Clinical characteristics with inflammation profiling of long COVID and association with 1-year recovery following hospitalisation in the UK: a prospective observational study



No effective pharmacological or non-pharmacological interventions exist for patients with long COVID. We aimed to describe recovery 1 year after hospital discharge for COVID-19, identify factors associated with patient-perceived recovery, and identify potential therapeutic targets by describing the underlying inflammatory profiles of the previously described recovery clusters at 5 months after hospital discharge.


The Post-hospitalisation COVID-19 study (PHOSP-COVID) is a prospective, longitudinal cohort study recruiting adults (aged ≥18 years) discharged from hospital with COVID-19 across the UK. Recovery was assessed using patient-reported outcome measures, physical performance, and organ function at 5 months and 1 year after hospital discharge, and stratified by both patient-perceived recovery and recovery cluster. Hierarchical logistic regression modelling was performed for patient-perceived recovery at 1 year. Cluster analysis was done using the clustering large applications k-medoids approach using clinical outcomes at 5 months. Inflammatory protein profiling was analysed from plasma at the 5-month visit. This study is registered on the ISRCTN Registry, ISRCTN10980107, and recruitment is ongoing.


2320 participants discharged from hospital between March 7, 2020, and April 18, 2021, were assessed at 5 months after discharge and 807 (32·7%) participants completed both the 5-month and 1-year visits. 279 (35·6%) of these 807 patients were women and 505 (64·4%) were men, with a mean age of 58·7 (SD 12·5) years, and 224 (27·8%) had received invasive mechanical ventilation (WHO class 7–9). The proportion of patients reporting full recovery was unchanged between 5 months (501 [25·5%] of 1965) and 1 year (232 [28·9%] of 804). Factors associated with being less likely to report full recovery at 1 year were female sex (odds ratio 0·68 [95% CI 0·46–0·99]), obesity (0·50 [0·34–0·74]) and invasive mechanical ventilation (0·42 [0·23–0·76]). Cluster analysis (n=1636) corroborated the previously reported four clusters: very severe, severe, moderate with cognitive impairment, and mild, relating to the severity of physical health, mental health, and cognitive impairment at 5 months. We found increased inflammatory mediators of tissue damage and repair in both the very severe and the moderate with cognitive impairment clusters compared with the mild cluster, including IL-6 concentration, which was increased in both comparisons (n=626 participants). We found a substantial deficit in median EQ-5D-5L utility index from before COVID-19 (retrospective assessment; 0·88 [IQR 0·74–1·00]), at 5 months (0·74 [0·64–0·88]) to 1 year (0·75 [0·62–0·88]), with minimal improvements across all outcome measures at 1 year after discharge in the whole cohort and within each of the four clusters.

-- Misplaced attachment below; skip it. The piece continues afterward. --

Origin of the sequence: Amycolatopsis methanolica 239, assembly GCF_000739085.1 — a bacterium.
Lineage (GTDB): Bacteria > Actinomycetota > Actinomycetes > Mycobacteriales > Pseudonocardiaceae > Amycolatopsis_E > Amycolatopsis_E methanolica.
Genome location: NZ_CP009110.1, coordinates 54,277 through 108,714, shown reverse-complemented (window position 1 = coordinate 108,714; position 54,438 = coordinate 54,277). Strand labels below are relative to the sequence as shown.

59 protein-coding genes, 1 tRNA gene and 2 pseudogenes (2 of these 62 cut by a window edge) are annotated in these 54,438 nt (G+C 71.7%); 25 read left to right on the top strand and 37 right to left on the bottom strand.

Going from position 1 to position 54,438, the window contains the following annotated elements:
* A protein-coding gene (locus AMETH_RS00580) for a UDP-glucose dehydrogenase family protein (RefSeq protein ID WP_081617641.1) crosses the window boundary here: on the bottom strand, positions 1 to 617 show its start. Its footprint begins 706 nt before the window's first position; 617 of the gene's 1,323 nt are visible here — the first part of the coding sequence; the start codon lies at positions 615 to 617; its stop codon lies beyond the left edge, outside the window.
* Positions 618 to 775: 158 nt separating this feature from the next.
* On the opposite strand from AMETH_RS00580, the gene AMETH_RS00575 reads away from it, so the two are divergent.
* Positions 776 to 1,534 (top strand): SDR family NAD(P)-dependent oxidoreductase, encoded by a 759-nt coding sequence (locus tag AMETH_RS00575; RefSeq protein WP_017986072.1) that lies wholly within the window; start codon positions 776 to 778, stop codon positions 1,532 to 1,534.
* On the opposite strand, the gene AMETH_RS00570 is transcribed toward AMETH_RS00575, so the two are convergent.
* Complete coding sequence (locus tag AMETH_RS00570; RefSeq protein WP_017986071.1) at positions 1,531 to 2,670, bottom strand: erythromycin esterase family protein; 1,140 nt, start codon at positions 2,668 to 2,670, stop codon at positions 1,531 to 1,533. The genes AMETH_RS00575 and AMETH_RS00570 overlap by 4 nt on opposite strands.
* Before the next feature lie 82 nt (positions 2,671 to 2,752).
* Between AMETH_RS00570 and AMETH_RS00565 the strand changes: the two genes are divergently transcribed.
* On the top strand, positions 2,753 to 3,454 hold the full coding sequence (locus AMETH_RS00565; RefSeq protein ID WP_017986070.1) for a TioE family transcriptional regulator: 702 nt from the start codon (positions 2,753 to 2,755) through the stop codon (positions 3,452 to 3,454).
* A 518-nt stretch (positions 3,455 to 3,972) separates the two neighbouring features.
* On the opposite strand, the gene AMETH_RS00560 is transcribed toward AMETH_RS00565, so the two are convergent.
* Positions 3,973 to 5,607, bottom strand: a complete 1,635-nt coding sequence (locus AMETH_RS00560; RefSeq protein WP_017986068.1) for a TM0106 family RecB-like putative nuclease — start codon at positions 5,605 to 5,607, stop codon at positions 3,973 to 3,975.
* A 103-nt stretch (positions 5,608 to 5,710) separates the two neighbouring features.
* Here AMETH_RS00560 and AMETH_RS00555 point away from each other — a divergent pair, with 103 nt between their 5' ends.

The sequelae of a hospital admission with COVID-19 were substantial 1 year after discharge across a range of health domains, with the minority in our cohort feeling fully recovered. Patient-perceived health-related quality of life was reduced at 1 year compared with before hospital admission. Systematic inflammation and obesity are potential treatable traits that warrant further investigation in clinical trials.


UK Research and Innovation and National Institute for Health Research.


As of April, 2022, more than 500 million cases of SARS-CoV-2 infection have been reported worldwide, with 21·7 million cases in the UK and over 820 000 patients in the UK admitted to hospital for COVID-19. This population is at high risk of persisting health impairments 6 months after discharge associated with reduced physical function and health-related quality of life.
It is essential to understand both the longer-term trajectory of recovery to identify ongoing health-care needs and the required response by health-care systems and policy makers for this already large and ever-increasing population.
Much remains unknown about the longer-term sequelae of COVID-19. In the largest cohort study to date from Wuhan, China, nearly half of patients had persistent symptoms 12 months after discharge from hospital for COVID-19. 6–12 months after discharge, patients had no change in 6-min walk distance, but had some improvement in the results of pulmonary imaging.
The mechanisms underlying long-term persistence of symptoms are unknown. A potential hypothesis is that the hyperinflammation associated with acute COVID-19 leads to a persistent inflammatory state following COVID-19, associated with dysregulated immunity and multiorgan dysfunction. Although multiple studies have highlighted increased inflammatory markers, including interleukin-6 (IL-6), associated with severity of acute illness, no large studies have investigated the association between systemic inflammation and ongoing health impairments after COVID-19.